Labour votes to AXE private schools - Corbyn declares class war

Labour Votes To

Labour votes to abolish private schools and scrap Ofsted

Delegates at the party's conference in Brighton cheered after it was agreed that independent schools should be integrated into the state sector.

This would include the withdrawal of charitable status and "all other public subsidies and tax privileges", including business rate exemption.

Shadow schooling secretary Angela Rayner stated she is going to process the Social Mobility Fee - which the social gathering would rename the Social Justice Fee - with "integrating private schools".

Ryan Quick, the member who proposed the motion, noted that the "old boys' network" was preventing the country from moving forward.

The take-over of private schools would not be without cost, however, with the BBC noting that it would result in some 600,000 formerly-independent school pupils - the school population of Wales - to be educated by the public purse, an estimated £3.5 billion on top of the education budget.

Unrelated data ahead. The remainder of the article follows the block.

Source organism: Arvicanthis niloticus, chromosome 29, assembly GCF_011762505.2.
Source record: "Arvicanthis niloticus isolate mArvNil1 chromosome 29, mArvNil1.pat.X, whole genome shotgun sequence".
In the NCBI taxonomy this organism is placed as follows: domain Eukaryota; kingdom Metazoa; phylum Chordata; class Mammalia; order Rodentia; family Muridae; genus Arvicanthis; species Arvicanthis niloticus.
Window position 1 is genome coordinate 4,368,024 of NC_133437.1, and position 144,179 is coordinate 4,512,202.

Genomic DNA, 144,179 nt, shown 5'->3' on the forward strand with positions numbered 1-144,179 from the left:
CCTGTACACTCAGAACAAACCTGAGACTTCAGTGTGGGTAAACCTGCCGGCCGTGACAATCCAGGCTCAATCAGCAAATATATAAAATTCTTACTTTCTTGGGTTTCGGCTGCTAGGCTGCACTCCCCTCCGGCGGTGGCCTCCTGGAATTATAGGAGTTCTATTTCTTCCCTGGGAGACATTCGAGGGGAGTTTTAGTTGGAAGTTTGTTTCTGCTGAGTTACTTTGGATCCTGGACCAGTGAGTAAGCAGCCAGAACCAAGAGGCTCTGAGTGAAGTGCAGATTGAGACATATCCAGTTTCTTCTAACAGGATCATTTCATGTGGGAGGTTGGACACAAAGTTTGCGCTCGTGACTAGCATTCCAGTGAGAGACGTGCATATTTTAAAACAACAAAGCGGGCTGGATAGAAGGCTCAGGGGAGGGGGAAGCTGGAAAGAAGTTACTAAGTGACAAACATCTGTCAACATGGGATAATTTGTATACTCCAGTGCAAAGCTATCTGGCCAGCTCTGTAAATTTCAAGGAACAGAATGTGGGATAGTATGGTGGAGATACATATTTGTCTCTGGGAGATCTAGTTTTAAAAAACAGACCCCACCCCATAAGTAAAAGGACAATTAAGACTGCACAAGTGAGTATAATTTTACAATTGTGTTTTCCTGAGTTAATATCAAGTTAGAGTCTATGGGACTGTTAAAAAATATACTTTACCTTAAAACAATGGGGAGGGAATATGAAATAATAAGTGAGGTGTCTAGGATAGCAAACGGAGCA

John Wiseman, a member of the Unite union and former teacher, asks "How can it be right in 21st century Britain to still have a feudal education system where a privileged few receive tax-subsidised education on the back of ordinary working people?"

The motion adds universities would have to admit the same proportion of private school students as in the wider population, now 7 percent.

Labour Votes To

"Endowments, investments and properties" would also be redistributed across the country's schools.

"Every child deserves a world class education, not only those who are able pay for it, and I'll be proud to campaign on this manifesto pledge at the next election".

"It seems unbelievable to me that the Labour Party should now be setting out to abolish a load of schools". Labour also plan to scrap Ofsted.

Head of Dover College Gareth Doodes, who attended Eastbourne College, said on Twitter: "I went to @EBCollegeLife because my parents made a choice and then made enormous sacrifices". Tearing down excellent schools does not improve our education system.

"If implemented, it will be an act of unprecedented vandalism".

He added it would "threaten" the jobs of teachers and support staff, noting: "Empty promises of transferring over to a comprehensive state system ignore employment law and basic humanity".




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